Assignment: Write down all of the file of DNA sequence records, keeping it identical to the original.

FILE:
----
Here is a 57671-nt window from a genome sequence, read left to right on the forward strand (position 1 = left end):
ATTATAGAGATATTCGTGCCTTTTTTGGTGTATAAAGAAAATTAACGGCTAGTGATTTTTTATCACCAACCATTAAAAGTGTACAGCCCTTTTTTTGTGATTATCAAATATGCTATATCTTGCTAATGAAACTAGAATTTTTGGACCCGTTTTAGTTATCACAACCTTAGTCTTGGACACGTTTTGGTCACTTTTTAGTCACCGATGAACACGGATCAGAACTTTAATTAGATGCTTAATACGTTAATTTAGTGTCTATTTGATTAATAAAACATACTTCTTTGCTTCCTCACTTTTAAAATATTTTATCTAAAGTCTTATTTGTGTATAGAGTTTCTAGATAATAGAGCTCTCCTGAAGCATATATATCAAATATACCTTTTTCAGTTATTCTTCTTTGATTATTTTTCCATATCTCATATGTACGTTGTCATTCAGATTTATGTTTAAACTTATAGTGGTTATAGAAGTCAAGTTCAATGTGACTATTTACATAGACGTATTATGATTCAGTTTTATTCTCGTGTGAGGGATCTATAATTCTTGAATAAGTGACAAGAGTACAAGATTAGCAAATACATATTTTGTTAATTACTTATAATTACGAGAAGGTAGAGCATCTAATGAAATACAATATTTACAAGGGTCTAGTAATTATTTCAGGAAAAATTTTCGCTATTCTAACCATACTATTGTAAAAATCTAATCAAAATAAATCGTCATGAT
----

Here is a 57671-nt window from a genome sequence, read left to right on the forward strand (position 1 = left end):
ATTATAGAGATATTCGTGCCTTTTTTGGTGTATAAAGAAAATTAACGGCTAGTGATTTTTTATCACCAACCATTAAAAGTGTACAGCCCTTTTTTTGTGATTATCAAATATGCTATATCTTGCTAATGAAACTAGAATTTTTGGACCCGTTTTAGTTATCACAACCTTAGTCTTGGACACGTTTTGGTCACTTTTTAGTCACCGATGAACACGGATCAGAACTTTAATTAGATGCTTAATACGTTAATTTAGTGTCTATTTGATTAATAAAACATACTTCTTTGCTTCCTCACTTTTAAAATATTTTATCTAAAGTCTTATTTGTGTATAGAGTTTCTAGATAATAGAGCTCTCCTGAAGCATATATATCAAATATACCTTTTTCAGTTATTCTTCTTTGATTATTTTTCCATATCTCATATGTACGTTGTCATTCAGATTTATGTTTAAACTTATAGTGGTTATAGAAGTCAAGTTCAATGTGACTATTTACATAGACGTATTATGATTCAGTTTTATTCTCGTGTGAGGGATCTATAATTCTTGAATAAGTGACAAGAGTACAAGATTAGCAAATACATATTTTGTTAATTACTTATAATTACGAGAAGGTAGAGCATCTAATGAAATACAATATTTACAAGGGTCTAGTAATTATTTCAGGAAAAATTTTCGCTATTCTAACCATACTATTGTAAAAATCTAATCAAAATAAATCGTCATGAT